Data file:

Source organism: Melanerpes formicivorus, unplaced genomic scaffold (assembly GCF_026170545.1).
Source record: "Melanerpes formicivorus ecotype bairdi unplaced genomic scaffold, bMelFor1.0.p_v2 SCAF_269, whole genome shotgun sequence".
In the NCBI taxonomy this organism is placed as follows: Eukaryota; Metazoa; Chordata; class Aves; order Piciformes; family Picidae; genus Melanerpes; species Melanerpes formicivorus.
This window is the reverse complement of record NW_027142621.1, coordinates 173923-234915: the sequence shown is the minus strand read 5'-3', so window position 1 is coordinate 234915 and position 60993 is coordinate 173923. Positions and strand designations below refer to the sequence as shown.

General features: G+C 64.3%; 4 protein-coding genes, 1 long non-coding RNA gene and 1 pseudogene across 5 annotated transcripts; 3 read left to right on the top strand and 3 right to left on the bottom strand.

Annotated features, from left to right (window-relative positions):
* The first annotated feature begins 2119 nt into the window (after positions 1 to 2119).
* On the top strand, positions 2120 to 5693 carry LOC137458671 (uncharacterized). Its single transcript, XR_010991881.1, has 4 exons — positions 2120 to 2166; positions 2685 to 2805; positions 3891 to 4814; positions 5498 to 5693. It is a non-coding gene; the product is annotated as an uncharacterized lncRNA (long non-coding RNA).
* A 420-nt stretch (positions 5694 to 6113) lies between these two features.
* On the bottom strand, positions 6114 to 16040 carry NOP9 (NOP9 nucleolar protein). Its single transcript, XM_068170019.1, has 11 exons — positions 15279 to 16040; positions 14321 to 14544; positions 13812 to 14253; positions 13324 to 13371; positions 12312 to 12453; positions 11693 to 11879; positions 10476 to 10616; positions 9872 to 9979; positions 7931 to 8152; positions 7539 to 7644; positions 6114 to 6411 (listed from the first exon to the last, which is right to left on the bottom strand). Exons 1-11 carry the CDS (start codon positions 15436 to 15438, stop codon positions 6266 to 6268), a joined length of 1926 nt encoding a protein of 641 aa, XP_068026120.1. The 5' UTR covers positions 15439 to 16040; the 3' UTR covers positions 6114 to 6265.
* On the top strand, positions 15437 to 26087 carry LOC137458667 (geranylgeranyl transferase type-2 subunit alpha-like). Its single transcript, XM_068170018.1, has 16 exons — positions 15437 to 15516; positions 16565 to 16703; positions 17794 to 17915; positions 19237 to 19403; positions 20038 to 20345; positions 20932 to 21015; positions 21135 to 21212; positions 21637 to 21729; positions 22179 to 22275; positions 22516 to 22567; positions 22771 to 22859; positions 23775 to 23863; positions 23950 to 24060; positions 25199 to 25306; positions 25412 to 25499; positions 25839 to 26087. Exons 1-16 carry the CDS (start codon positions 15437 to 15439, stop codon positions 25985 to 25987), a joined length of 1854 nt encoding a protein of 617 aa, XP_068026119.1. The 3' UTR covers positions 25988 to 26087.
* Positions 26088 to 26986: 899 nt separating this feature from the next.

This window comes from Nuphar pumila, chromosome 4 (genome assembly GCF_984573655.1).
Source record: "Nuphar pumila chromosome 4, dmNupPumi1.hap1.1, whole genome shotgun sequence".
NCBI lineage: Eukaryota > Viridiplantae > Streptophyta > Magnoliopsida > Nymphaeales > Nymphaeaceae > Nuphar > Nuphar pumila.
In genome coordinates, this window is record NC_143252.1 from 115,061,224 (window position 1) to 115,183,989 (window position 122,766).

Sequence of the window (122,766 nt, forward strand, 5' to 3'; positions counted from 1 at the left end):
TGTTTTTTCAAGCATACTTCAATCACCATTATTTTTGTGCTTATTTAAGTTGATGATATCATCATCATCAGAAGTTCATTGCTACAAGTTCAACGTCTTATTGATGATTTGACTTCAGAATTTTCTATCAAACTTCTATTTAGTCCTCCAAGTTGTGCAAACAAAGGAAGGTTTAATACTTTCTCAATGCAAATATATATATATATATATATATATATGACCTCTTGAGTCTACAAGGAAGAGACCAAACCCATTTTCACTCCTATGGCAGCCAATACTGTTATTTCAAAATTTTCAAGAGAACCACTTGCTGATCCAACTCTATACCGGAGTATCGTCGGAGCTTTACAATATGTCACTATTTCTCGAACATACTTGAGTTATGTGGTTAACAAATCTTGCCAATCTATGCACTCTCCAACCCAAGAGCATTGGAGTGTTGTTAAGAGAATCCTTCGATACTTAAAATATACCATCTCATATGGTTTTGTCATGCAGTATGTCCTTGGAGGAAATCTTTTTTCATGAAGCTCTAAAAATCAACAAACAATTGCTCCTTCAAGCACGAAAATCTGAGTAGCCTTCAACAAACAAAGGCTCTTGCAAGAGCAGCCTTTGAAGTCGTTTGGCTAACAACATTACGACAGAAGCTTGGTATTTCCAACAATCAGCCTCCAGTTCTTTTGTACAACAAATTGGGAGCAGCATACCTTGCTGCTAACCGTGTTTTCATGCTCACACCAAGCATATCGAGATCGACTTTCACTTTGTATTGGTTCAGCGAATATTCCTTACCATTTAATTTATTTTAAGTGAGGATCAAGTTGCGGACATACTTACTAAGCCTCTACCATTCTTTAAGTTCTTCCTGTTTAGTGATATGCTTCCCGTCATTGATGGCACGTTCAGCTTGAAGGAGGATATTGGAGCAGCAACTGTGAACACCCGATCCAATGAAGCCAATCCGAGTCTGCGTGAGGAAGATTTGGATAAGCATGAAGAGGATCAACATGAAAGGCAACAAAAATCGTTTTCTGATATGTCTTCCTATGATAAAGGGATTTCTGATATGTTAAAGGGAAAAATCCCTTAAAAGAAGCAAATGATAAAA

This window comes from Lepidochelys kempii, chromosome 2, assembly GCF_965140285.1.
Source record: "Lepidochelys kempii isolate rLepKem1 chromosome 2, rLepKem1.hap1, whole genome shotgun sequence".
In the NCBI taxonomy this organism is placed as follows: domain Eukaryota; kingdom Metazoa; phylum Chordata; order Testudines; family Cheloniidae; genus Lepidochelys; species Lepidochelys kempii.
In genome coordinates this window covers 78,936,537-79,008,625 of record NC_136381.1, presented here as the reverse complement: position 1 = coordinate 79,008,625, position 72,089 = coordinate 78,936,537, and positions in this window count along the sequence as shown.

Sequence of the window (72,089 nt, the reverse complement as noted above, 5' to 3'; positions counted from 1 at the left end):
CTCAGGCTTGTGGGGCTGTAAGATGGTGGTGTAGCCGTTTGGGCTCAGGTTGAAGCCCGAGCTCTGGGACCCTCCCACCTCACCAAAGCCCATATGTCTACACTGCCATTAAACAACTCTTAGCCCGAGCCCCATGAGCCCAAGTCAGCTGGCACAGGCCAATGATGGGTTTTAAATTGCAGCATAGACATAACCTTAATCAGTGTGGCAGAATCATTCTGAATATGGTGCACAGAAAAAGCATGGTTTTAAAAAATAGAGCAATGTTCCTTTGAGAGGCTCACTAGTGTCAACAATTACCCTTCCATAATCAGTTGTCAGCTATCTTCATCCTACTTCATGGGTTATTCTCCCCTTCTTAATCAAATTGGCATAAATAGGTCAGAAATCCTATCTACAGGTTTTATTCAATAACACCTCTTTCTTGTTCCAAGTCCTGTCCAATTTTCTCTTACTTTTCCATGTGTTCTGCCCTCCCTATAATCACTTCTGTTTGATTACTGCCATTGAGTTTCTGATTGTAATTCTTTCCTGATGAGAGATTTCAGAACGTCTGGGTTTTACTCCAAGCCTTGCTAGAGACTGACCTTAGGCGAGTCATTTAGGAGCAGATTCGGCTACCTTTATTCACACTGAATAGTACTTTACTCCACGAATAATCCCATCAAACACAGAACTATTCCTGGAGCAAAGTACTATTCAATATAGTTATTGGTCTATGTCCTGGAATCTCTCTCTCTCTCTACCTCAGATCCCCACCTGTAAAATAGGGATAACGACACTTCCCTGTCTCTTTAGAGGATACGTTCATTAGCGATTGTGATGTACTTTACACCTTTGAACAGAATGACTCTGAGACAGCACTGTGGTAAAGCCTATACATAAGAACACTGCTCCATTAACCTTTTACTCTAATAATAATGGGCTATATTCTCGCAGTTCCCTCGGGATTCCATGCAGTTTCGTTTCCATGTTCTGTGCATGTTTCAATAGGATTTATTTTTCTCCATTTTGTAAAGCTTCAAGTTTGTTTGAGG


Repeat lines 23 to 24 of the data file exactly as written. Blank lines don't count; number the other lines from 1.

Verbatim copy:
Sequence of the window (72,089 nt, the reverse complement as noted above, 5' to 3'; positions counted from 1 at the left end):
CTCAGGCTTGTGGGGCTGTAAGATGGTGGTGTAGCCGTTTGGGCTCAGGTTGAAGCCCGAGCTCTGGGACCCTCCCACCTCACCAAAGCCCATATGTCTACACTGCCATTAAACAACTCTTAGCCCGAGCCCCATGAGCCCAAGTCAGCTGGCACAGGCCAATGATGGGTTTTAAATTGCAGCATAGACATAACCTTAATCAGTGTGGCAGAATCATTCTGAATATGGTGCACAGAAAAAGCATGGTTTTAAAAAATAGAGCAATGTTCCTTTGAGAGGCTCACTAGTGTCAACAATTACCCTTCCATAATCAGTTGTCAGCTATCTTCATCCTACTTCATGGGTTATTCTCCCCTTCTTAATCAAATTGGCATAAATAGGTCAGAAATCCTATCTACAGGTTTTATTCAATAACACCTCTTTCTTGTTCCAAGTCCTGTCCAATTTTCTCTTACTTTTCCATGTGTTCTGCCCTCCCTATAATCACTTCTGTTTGATTACTGCCATTGAGTTTCTGATTGTAATTCTTTCCTGATGAGAGATTTCAGAACGTCTGGGTTTTACTCCAAGCCTTGCTAGAGACTGACCTTAGGCGAGTCATTTAGGAGCAGATTCGGCTACCTTTATTCACACTGAATAGTACTTTACTCCACGAATAATCCCATCAAACACAGAACTATTCCTGGAGCAAAGTACTATTCAATATAGTTATTGGTCTATGTCCTGGAATCTCTCTCTCTCTCTACCTCAGATCCCCACCTGTAAAATAGGGATAACGACACTTCCCTGTCTCTTTAGAGGATACGTTCATTAGCGATTGTGATGTACTTTACACCTTTGAACAGAATGACTCTGAGACAGCACTGTGGTAAAGCCTATACATAAGAACACTGCTCCATTAACCTTTTACTCTAATAATAATGGGCTATATTCTCGCAGTTCCCTCGGGATTCCATGCAGTTTCGTTTCCATGTTCTGTGCATGTTTCAATAGGATTTATTTTTCTCCATTTTGTAAAGCTTCAAGTTTGTTTGAGG